Dealbook: Danaflex, Rusnano Combine Forces in Danaflex-Nano
On 11 November 2011, Danaflex and Rusnano celebrated the official opening of a factory owned by Danaflex-Nano, a 2.45 billion ruble ($81 million) joint venture between the two companies created to produce nanotechnology-infused flexible packaging material.
The selection of this date was not accidental, but carefully planned to coincide with the 10-year anniversary of the foundation of Danaflex, a Tatarstan-based company that has come a long way since it was founded by a small group of friends back in 2001.
The high-barrier flexible packaging that Danaflex-Nano is producing in a new factory on the grounds of Technpark Khimgrad is a superior choice for packaging foodstuffs, household chemicals, cosmetics, and animal feed because it better preserves the contents, extending a products shelf life and allowing for a reduced use of preservatives. The packaging is also microwavable.
In December, this nanotechnology packaging was awarded “Best Product of 2011” during the 3rd Annual Nanotechnology Exhibition in Kazan. “Every producer is interested in lengthening the life of his goods, whether on the shelf in a store or in the consumer’s home,” Danaflex President Airat Bashirov was quoted as saying in a press release concerning the opening of the Danaflex-Nano factory.
Bashirov’s company has poured 1.25 billion rubles into Danaflex-Nano (giving it a 51 per cent controlling share in the company), an investment that Rusnano matched with 1.2 billion rubles of its own (49 per cent). Equipped with state-of-the art German, Dutch, and Italian machinery—some of which can print 1,000 meters of packaging per minute—Danaflex-Nano is not shy about stating its plans for the future. A placard hanging in a hallway in the new factory entitled “Development Plan For Danaflex-Nano” states the company’s goal to sell 34,185 tons of packaging in 2012 (7,000 tons of which constitute nanotechnology packaging). In 2014, projected sales will be 48,115 tons of packaging (11,000 tons of which are nanotechnology packaging). By 2015, the company expects to sell 6 billion rubles worth of packaging and 20 per cent as export.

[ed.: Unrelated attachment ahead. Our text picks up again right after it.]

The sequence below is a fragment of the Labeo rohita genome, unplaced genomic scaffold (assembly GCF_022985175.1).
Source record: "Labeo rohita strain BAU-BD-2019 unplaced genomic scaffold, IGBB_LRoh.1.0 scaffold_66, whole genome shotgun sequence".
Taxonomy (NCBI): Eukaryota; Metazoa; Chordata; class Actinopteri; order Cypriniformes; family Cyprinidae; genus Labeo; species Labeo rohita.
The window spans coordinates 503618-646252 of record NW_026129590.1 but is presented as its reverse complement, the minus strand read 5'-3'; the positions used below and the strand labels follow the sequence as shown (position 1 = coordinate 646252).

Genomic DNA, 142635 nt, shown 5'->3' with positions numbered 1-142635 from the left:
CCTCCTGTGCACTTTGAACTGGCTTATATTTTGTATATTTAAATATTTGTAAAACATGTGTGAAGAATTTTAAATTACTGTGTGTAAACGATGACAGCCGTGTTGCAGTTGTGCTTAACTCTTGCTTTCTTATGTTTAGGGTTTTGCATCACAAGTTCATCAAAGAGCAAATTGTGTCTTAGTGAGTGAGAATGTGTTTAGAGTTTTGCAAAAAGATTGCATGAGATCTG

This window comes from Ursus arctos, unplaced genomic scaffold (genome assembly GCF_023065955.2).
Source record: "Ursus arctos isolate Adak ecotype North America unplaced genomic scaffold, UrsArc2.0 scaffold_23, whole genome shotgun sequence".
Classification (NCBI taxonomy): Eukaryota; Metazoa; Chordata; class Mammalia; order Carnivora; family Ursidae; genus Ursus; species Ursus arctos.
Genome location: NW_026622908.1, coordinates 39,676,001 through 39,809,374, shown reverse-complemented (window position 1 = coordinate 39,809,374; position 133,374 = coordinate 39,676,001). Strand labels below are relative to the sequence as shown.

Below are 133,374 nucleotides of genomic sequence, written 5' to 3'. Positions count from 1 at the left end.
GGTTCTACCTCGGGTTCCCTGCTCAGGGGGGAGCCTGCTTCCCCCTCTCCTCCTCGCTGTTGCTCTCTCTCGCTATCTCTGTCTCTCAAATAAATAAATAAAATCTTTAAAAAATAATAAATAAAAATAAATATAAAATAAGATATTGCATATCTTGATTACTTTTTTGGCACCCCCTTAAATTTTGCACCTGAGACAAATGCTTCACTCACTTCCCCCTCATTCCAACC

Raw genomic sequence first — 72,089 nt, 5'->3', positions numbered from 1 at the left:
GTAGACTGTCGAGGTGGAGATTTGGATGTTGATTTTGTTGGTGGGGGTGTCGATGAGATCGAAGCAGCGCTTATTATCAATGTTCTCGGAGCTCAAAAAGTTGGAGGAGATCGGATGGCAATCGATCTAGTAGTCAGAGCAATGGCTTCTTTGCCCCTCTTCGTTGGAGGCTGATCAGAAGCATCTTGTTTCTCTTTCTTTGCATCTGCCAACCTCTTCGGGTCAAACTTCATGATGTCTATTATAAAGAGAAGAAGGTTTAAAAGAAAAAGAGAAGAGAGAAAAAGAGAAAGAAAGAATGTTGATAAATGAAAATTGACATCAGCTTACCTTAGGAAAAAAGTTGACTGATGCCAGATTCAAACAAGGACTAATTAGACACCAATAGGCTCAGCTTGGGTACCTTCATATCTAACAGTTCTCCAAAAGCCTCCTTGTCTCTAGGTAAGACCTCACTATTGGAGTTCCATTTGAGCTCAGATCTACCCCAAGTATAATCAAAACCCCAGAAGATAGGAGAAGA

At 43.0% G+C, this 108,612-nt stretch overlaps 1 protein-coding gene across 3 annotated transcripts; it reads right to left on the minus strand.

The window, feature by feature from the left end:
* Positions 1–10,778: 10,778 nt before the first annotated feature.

From Birth to Rusnano
Airat Bashirov was working for Dialog-Invest more than 10 years ago when he was invited by his friends to join a new investment project. The plan was simple—purchase the most sophisticated machinery available in Europe and put it to work in Russia’s cheap labor market. At first Bashirov was only an investor, but that changed quickly. “I saw the huge development potential of this company and took over its management myself,” he explained in an interview with The Kazan Herald. “I sold all my other interests, invested all the money that I had in the company, and focused all my energy on it.”
The first few years were made difficult because of a lack of experience combined with fluctuations in the market price, but Danaflex continued to invest more and more in the company, building up a critical mass. By 2004, the company had mastered the process well enough to become the leading packaging supplier for mayonnaise in Russia. As the company continued to grow, it became apparent that they needed to build a new factory. “We began looking for financial investors when we understood that we couldn’t continue to grow on this site, it was too small for us,” Bashirov said in his office in the company’s first factory on ulitsa Rodiny. “And so we started to look for different financial investors.”